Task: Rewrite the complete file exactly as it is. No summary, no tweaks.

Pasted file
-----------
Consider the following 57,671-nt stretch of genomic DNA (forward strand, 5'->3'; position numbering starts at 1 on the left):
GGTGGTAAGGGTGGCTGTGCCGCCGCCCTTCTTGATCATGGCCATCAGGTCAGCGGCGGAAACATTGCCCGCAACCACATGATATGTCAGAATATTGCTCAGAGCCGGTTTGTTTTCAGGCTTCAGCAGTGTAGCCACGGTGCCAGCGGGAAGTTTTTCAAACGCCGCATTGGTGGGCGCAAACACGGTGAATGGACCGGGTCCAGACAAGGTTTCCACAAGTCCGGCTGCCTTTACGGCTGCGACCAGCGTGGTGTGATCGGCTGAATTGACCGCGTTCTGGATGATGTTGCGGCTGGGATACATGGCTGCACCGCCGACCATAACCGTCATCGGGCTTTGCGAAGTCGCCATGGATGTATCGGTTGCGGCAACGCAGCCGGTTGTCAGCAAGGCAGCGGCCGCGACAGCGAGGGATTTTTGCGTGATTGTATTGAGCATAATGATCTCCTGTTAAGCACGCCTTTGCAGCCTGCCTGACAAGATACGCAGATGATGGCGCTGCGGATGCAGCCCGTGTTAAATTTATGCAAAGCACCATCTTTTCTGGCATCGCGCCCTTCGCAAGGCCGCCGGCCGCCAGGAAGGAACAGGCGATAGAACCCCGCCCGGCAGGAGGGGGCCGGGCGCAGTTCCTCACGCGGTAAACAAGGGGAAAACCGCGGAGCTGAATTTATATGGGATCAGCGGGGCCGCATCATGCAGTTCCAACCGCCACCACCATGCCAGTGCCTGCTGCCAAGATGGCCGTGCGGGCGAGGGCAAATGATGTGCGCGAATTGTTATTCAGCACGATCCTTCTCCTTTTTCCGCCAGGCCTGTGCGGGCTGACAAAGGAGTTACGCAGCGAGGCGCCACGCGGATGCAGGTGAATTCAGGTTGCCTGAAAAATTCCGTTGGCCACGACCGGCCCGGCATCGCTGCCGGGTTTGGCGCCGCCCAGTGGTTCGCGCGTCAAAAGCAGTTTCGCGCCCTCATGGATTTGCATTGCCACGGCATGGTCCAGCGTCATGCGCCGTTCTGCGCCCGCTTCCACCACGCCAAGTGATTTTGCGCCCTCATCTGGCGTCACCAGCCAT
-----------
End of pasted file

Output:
Consider the following 57,671-nt stretch of genomic DNA (forward strand, 5'->3'; position numbering starts at 1 on the left):
GGTGGTAAGGGTGGCTGTGCCGCCGCCCTTCTTGATCATGGCCATCAGGTCAGCGGCGGAAACATTGCCCGCAACCACATGATATGTCAGAATATTGCTCAGAGCCGGTTTGTTTTCAGGCTTCAGCAGTGTAGCCACGGTGCCAGCGGGAAGTTTTTCAAACGCCGCATTGGTGGGCGCAAACACGGTGAATGGACCGGGTCCAGACAAGGTTTCCACAAGTCCGGCTGCCTTTACGGCTGCGACCAGCGTGGTGTGATCGGCTGAATTGACCGCGTTCTGGATGATGTTGCGGCTGGGATACATGGCTGCACCGCCGACCATAACCGTCATCGGGCTTTGCGAAGTCGCCATGGATGTATCGGTTGCGGCAACGCAGCCGGTTGTCAGCAAGGCAGCGGCCGCGACAGCGAGGGATTTTTGCGTGATTGTATTGAGCATAATGATCTCCTGTTAAGCACGCCTTTGCAGCCTGCCTGACAAGATACGCAGATGATGGCGCTGCGGATGCAGCCCGTGTTAAATTTATGCAAAGCACCATCTTTTCTGGCATCGCGCCCTTCGCAAGGCCGCCGGCCGCCAGGAAGGAACAGGCGATAGAACCCCGCCCGGCAGGAGGGGGCCGGGCGCAGTTCCTCACGCGGTAAACAAGGGGAAAACCGCGGAGCTGAATTTATATGGGATCAGCGGGGCCGCATCATGCAGTTCCAACCGCCACCACCATGCCAGTGCCTGCTGCCAAGATGGCCGTGCGGGCGAGGGCAAATGATGTGCGCGAATTGTTATTCAGCACGATCCTTCTCCTTTTTCCGCCAGGCCTGTGCGGGCTGACAAAGGAGTTACGCAGCGAGGCGCCACGCGGATGCAGGTGAATTCAGGTTGCCTGAAAAATTCCGTTGGCCACGACCGGCCCGGCATCGCTGCCGGGTTTGGCGCCGCCCAGTGGTTCGCGCGTCAAAAGCAGTTTCGCGCCCTCATGGATTTGCATTGCCACGGCATGGTCCAGCGTCATGCGCCGTTCTGCGCCCGCTTCCACCACGCCAAGTGATTTTGCGCCCTCATCTGGCGTCACCAGCCAT